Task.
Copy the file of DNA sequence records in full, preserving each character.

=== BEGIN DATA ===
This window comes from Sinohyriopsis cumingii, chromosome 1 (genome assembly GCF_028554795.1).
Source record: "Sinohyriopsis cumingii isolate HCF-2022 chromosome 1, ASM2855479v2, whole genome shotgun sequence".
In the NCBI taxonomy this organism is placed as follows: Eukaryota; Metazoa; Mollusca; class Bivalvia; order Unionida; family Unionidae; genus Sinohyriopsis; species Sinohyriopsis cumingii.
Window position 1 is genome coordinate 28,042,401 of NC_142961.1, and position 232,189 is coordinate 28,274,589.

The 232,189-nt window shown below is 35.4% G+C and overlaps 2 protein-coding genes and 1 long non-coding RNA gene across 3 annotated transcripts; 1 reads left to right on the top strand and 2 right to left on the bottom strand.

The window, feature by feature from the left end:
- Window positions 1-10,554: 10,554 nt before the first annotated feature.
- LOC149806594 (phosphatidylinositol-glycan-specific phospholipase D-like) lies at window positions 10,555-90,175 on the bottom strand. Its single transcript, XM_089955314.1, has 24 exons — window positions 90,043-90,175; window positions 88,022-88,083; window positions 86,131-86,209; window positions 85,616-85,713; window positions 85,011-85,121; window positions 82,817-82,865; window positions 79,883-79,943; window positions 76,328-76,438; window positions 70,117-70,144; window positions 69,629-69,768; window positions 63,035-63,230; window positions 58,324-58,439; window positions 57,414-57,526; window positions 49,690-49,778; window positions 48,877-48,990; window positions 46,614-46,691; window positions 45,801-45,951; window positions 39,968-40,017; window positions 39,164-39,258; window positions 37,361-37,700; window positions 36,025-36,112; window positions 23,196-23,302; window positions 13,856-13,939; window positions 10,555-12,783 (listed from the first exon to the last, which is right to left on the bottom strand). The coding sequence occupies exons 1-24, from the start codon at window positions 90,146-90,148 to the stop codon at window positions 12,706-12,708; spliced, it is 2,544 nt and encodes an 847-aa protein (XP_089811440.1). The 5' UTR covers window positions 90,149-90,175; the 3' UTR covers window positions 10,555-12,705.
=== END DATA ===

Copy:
This window comes from Sinohyriopsis cumingii, chromosome 1 (genome assembly GCF_028554795.1).
Source record: "Sinohyriopsis cumingii isolate HCF-2022 chromosome 1, ASM2855479v2, whole genome shotgun sequence".
In the NCBI taxonomy this organism is placed as follows: Eukaryota; Metazoa; Mollusca; class Bivalvia; order Unionida; family Unionidae; genus Sinohyriopsis; species Sinohyriopsis cumingii.
Window position 1 is genome coordinate 28,042,401 of NC_142961.1, and position 232,189 is coordinate 28,274,589.

The 232,189-nt window shown below is 35.4% G+C and overlaps 2 protein-coding genes and 1 long non-coding RNA gene across 3 annotated transcripts; 1 reads left to right on the top strand and 2 right to left on the bottom strand.

The window, feature by feature from the left end:
- Window positions 1-10,554: 10,554 nt before the first annotated feature.
- LOC149806594 (phosphatidylinositol-glycan-specific phospholipase D-like) lies at window positions 10,555-90,175 on the bottom strand. Its single transcript, XM_089955314.1, has 24 exons — window positions 90,043-90,175; window positions 88,022-88,083; window positions 86,131-86,209; window positions 85,616-85,713; window positions 85,011-85,121; window positions 82,817-82,865; window positions 79,883-79,943; window positions 76,328-76,438; window positions 70,117-70,144; window positions 69,629-69,768; window positions 63,035-63,230; window positions 58,324-58,439; window positions 57,414-57,526; window positions 49,690-49,778; window positions 48,877-48,990; window positions 46,614-46,691; window positions 45,801-45,951; window positions 39,968-40,017; window positions 39,164-39,258; window positions 37,361-37,700; window positions 36,025-36,112; window positions 23,196-23,302; window positions 13,856-13,939; window positions 10,555-12,783 (listed from the first exon to the last, which is right to left on the bottom strand). The coding sequence occupies exons 1-24, from the start codon at window positions 90,146-90,148 to the stop codon at window positions 12,706-12,708; spliced, it is 2,544 nt and encodes an 847-aa protein (XP_089811440.1). The 5' UTR covers window positions 90,149-90,175; the 3' UTR covers window positions 10,555-12,705.